Rinse your kale and rip it into smallish bite sized pieces. In a large mixing bowl combine the kale, lemon juice, garlic, olive oil, and salt. Massage the kale between your fingers and hands for about 3 - 5 minutes. This may seem like a long time but it takes a bit of work to make it soft. 

Place the massaged kale into a large serving bowl and top with the roasted chickpeas. Serve immediately! 

Double Chocolate Peppermint Thumbprint Cookies

It's been the longest night of the year, and I have no words. 

All I have is love and healing and I am sending those out into the world with all my strength. 

For now, I have cookies for you. They are decadent, chocolatey, festive with a hint of candy cane and perfect for this holiday season. I hope you can enjoy them with the people that you love. That is all I need right now, to be with all of the people that I love and support and to love and support them to the best of my ability. 

Happy holidays to everyone! <3 <3 <3 


double chocolate peppermint thumbprint cookies

Makes 20 - 24 cookies

A quick note about the sugar in this recipe. I choose to use organic golden cane sugar. You can definitely use refined white sugar, coconut sugar, or whichever granulated sugar you prefer. To be honest, I am of the opinion that sugar is just sugar and you can decide to use a less refined version but in the end it really comes to the same thing, babes. So instead of spending upwards of $10 on a bag of "healthier" sugar, I prefer to limit the quantity I consume. Just a thought, but I would be curious to hear your opinions!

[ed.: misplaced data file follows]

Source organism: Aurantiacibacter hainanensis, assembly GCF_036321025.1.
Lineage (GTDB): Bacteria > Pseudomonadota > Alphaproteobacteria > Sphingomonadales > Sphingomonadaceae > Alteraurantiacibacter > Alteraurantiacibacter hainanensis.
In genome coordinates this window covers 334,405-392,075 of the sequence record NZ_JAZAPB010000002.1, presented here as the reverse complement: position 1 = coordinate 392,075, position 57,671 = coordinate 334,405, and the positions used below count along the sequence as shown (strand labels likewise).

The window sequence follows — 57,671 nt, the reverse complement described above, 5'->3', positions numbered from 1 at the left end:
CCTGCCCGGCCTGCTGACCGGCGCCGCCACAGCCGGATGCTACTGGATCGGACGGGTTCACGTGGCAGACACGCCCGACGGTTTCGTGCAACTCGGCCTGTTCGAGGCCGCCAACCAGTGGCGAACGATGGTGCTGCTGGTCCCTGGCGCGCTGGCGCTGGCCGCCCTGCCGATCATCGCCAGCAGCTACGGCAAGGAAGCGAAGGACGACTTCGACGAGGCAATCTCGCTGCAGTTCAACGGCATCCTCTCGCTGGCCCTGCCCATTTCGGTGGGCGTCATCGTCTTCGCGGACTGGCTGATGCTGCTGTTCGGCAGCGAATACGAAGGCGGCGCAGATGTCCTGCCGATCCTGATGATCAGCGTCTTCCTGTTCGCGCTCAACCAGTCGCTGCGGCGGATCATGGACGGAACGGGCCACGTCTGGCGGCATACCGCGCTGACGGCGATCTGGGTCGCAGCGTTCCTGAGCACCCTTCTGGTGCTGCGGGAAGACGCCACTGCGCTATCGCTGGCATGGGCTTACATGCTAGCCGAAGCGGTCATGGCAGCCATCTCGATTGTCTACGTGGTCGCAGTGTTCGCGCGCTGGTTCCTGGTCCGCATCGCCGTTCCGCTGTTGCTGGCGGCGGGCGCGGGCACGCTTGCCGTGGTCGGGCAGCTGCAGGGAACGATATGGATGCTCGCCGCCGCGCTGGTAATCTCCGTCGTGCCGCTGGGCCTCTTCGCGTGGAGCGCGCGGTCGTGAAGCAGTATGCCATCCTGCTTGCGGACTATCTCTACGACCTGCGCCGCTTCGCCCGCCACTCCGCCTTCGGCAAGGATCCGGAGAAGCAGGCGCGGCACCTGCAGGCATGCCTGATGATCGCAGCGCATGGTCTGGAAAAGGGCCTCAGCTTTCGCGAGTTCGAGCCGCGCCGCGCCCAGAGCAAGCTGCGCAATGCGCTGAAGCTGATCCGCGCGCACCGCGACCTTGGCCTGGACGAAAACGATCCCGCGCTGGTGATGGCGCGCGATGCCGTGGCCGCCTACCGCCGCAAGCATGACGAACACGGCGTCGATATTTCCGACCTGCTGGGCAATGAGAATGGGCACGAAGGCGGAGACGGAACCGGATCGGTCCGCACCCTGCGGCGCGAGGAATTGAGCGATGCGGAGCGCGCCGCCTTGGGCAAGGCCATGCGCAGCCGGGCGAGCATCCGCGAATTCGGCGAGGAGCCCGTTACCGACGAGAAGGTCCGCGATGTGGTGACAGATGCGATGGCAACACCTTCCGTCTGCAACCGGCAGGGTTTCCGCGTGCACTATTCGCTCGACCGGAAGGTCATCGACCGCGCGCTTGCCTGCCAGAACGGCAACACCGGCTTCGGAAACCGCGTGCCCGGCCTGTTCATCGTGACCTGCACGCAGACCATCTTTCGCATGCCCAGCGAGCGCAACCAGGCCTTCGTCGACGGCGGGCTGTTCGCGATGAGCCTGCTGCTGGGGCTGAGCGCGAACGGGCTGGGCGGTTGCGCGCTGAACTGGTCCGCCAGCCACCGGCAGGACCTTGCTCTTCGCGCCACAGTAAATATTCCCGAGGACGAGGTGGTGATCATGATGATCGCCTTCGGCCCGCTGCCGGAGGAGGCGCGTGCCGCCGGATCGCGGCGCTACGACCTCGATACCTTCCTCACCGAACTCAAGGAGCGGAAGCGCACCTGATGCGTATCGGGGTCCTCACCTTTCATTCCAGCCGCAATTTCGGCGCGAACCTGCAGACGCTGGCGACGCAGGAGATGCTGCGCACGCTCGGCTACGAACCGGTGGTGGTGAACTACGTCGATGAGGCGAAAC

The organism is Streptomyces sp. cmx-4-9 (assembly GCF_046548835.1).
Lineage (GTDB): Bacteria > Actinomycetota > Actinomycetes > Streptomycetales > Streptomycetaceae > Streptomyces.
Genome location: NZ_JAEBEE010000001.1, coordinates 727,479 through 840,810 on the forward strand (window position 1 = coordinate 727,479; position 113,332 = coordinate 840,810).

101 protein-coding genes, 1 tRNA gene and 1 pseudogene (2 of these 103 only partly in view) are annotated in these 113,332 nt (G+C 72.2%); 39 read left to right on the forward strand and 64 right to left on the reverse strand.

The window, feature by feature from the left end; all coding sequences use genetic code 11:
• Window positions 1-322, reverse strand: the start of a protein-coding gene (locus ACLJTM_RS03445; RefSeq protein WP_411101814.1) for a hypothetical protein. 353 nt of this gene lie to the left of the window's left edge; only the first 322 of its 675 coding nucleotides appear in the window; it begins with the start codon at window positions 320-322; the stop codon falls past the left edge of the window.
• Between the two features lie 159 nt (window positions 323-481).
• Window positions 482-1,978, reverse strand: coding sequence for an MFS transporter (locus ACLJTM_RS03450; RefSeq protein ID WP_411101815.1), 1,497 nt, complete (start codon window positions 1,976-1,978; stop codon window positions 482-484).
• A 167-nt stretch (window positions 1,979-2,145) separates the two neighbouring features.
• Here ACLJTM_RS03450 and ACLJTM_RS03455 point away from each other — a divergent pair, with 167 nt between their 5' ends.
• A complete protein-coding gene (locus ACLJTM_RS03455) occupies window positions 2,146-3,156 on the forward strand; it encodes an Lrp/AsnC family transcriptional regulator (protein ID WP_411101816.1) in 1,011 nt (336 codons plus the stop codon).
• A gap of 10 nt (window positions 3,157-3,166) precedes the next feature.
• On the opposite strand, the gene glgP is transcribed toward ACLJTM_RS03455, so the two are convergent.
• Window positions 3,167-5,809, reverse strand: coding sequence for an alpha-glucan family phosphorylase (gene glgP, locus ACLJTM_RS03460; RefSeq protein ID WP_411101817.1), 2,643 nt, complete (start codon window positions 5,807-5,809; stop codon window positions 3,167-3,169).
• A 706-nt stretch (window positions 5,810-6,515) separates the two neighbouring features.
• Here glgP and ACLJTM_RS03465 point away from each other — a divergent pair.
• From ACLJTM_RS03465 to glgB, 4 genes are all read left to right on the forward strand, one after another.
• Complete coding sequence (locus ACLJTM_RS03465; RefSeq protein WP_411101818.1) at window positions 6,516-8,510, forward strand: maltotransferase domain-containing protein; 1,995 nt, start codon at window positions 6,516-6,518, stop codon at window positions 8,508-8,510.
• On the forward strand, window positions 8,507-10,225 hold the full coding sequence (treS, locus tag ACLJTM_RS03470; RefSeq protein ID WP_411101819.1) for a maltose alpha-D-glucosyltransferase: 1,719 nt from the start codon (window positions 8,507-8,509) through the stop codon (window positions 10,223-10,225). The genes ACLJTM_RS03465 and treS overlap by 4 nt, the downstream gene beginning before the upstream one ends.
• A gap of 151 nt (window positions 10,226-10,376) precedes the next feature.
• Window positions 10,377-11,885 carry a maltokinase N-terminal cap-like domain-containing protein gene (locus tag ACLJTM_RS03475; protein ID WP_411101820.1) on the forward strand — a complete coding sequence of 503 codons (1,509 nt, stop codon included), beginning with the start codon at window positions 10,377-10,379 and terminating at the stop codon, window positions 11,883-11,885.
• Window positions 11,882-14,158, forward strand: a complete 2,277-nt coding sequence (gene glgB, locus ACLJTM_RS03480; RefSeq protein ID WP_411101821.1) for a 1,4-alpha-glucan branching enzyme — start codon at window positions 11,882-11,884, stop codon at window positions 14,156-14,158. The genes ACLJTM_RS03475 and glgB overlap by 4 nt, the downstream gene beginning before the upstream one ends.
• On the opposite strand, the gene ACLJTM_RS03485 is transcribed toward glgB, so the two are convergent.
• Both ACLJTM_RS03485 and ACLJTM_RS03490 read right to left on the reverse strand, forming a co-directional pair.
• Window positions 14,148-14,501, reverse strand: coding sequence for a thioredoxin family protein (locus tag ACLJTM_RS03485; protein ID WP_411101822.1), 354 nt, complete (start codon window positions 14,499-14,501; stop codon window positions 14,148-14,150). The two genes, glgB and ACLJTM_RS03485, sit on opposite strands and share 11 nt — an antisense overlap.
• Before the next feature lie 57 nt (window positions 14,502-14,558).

Also, if you are not a fan of peppermint, you can just omit the peppermint extract and add more vanilla. It would be lovely topped with chopped nuts! 

* Aquafaba is the liquid inside a can of chickpeas. It works as a binding agent. Here is more info on it




  • 1/2 cup coconut oil (both virgin and refined work)
  • 2/3 cup cane sugar
  • 1 tsp peppermint extract
  • 1/2 tsp vanilla extract
  • 3 tbsp aquafaba*
  • 1 1/4 cups whole spelt flour
  • 1/3 cup raw cacao or cocoa powder
  • 2 tbsp arrowroot powder
  • 1 tsp baking powder
  • 1/2 tsp baking soda
  • 1/4 tsp salt 
  • Optional: crushed candy canes to garnish

Chocolate Ganache

  • 100g semi-sweet or dark chocolate, chopped
  • 1/2 cup full fat coconut milk